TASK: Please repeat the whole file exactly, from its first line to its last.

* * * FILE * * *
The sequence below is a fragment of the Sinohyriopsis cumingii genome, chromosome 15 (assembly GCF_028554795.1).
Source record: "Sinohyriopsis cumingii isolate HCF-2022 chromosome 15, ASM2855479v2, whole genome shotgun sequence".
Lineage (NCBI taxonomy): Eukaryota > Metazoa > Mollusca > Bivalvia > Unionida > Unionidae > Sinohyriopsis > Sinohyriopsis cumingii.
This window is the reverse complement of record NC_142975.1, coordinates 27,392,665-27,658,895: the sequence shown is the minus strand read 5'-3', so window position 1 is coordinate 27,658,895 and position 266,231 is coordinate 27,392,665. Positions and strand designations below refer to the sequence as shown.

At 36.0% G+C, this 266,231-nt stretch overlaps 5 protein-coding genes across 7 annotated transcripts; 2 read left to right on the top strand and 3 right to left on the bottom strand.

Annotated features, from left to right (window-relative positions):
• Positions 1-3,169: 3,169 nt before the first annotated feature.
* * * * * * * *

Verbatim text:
The sequence below is a fragment of the Sinohyriopsis cumingii genome, chromosome 15 (assembly GCF_028554795.1).
Source record: "Sinohyriopsis cumingii isolate HCF-2022 chromosome 15, ASM2855479v2, whole genome shotgun sequence".
Lineage (NCBI taxonomy): Eukaryota > Metazoa > Mollusca > Bivalvia > Unionida > Unionidae > Sinohyriopsis > Sinohyriopsis cumingii.
This window is the reverse complement of record NC_142975.1, coordinates 27,392,665-27,658,895: the sequence shown is the minus strand read 5'-3', so window position 1 is coordinate 27,658,895 and position 266,231 is coordinate 27,392,665. Positions and strand designations below refer to the sequence as shown.

At 36.0% G+C, this 266,231-nt stretch overlaps 5 protein-coding genes across 7 annotated transcripts; 2 read left to right on the top strand and 3 right to left on the bottom strand.

Annotated features, from left to right (window-relative positions):
• Positions 1-3,169: 3,169 nt before the first annotated feature.